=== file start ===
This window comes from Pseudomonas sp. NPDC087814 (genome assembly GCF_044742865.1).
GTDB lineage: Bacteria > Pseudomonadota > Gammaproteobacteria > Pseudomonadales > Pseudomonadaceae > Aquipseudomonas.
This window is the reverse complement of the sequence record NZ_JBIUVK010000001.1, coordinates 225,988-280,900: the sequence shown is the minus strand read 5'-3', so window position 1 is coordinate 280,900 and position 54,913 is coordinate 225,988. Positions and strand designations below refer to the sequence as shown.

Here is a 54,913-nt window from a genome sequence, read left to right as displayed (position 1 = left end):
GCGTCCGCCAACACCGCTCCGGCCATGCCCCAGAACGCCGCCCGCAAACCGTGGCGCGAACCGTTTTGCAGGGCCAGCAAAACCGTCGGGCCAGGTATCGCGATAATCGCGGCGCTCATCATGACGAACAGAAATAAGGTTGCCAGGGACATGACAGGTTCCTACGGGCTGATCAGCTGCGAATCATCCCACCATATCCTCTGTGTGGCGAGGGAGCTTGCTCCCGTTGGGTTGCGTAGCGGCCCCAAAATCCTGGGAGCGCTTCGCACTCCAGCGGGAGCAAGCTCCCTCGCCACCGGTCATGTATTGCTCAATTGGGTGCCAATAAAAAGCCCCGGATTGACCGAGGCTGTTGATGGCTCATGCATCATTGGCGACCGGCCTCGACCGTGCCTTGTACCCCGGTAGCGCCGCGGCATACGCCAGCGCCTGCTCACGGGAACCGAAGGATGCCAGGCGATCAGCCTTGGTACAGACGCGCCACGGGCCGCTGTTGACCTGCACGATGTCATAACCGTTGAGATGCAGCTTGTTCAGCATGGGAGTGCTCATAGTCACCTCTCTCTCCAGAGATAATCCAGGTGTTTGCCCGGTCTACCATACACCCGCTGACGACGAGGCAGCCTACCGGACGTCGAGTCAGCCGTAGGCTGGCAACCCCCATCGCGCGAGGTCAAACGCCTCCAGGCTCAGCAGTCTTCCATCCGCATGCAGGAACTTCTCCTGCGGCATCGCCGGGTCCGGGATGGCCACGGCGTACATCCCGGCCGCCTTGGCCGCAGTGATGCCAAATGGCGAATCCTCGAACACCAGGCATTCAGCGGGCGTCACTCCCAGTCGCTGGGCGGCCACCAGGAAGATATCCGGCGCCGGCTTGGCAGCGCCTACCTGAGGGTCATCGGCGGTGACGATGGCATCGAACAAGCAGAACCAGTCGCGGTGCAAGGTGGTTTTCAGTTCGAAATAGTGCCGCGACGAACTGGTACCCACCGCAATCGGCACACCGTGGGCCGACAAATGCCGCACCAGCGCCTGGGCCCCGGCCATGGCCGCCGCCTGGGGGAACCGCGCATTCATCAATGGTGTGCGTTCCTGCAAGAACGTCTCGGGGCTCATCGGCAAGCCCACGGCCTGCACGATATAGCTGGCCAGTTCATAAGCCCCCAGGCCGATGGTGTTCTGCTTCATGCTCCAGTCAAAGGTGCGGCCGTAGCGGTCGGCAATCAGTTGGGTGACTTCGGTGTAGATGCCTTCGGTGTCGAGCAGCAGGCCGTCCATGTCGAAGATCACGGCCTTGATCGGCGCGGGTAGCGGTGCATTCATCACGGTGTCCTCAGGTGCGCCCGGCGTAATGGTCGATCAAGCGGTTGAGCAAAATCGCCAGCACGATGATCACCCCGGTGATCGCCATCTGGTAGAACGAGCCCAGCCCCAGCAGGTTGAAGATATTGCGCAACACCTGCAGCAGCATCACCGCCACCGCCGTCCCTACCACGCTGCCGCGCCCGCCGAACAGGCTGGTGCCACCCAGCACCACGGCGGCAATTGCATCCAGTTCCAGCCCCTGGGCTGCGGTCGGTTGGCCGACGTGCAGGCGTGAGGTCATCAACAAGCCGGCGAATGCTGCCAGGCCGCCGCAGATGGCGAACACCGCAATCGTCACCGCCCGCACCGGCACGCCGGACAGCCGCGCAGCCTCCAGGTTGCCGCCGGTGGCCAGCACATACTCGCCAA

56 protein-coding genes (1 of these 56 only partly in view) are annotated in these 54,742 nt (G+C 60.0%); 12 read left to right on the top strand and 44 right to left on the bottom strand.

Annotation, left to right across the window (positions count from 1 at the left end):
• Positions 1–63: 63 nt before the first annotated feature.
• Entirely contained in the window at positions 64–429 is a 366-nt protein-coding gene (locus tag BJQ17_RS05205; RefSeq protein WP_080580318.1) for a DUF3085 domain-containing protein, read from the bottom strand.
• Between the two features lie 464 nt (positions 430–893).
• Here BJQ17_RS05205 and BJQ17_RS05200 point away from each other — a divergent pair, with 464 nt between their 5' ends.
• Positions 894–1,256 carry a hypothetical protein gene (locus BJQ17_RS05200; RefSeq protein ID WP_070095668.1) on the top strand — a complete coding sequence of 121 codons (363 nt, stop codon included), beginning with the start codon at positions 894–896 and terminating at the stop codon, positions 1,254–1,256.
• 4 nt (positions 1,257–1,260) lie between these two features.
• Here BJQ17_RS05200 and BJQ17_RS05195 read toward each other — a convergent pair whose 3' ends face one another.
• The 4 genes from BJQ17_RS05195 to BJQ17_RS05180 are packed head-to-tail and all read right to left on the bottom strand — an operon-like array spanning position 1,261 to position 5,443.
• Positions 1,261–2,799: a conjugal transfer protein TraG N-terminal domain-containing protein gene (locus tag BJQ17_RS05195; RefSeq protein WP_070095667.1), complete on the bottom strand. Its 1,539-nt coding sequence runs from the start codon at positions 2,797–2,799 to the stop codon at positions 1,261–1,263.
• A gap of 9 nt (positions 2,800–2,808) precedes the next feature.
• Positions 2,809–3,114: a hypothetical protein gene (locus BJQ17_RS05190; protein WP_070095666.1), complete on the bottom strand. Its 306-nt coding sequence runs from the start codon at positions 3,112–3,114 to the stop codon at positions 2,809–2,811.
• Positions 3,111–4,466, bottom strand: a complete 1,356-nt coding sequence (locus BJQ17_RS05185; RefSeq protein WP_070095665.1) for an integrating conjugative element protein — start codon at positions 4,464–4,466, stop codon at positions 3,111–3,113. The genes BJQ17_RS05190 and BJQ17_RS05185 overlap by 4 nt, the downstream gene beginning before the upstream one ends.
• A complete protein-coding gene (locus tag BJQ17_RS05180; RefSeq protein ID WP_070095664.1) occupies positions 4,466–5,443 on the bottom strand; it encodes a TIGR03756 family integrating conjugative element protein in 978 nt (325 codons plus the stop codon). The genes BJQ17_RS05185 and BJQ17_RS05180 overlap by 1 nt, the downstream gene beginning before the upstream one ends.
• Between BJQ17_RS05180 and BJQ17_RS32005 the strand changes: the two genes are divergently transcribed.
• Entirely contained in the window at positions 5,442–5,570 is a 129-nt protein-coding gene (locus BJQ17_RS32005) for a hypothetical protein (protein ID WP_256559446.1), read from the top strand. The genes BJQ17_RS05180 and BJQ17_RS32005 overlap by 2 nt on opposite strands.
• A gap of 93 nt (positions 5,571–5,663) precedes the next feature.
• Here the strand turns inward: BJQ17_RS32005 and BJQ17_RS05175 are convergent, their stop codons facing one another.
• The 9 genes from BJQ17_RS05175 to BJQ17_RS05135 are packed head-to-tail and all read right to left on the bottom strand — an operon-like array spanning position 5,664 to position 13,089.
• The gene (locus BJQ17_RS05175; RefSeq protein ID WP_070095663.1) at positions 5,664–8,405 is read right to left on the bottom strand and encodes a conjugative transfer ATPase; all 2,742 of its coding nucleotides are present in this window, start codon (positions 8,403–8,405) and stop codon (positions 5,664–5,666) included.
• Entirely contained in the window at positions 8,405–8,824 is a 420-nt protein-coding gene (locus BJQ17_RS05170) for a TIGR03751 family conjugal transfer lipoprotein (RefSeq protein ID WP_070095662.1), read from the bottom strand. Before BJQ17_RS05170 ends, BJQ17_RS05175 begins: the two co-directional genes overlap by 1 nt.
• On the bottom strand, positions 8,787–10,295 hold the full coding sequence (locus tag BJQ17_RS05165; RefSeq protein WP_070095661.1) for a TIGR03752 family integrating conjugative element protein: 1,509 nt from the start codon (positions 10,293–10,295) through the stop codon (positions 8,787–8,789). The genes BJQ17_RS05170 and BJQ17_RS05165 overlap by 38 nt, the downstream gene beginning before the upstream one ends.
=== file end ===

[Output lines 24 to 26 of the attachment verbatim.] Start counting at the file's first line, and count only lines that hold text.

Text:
• Here the strand turns inward: BJQ17_RS32005 and BJQ17_RS05175 are convergent, their stop codons facing one another.
• The 9 genes from BJQ17_RS05175 to BJQ17_RS05135 are packed head-to-tail and all read right to left on the bottom strand — an operon-like array spanning position 5,664 to position 13,089.
• The gene (locus BJQ17_RS05175; RefSeq protein ID WP_070095663.1) at positions 5,664–8,405 is read right to left on the bottom strand and encodes a conjugative transfer ATPase; all 2,742 of its coding nucleotides are present in this window, start codon (positions 8,403–8,405) and stop codon (positions 5,664–5,666) included.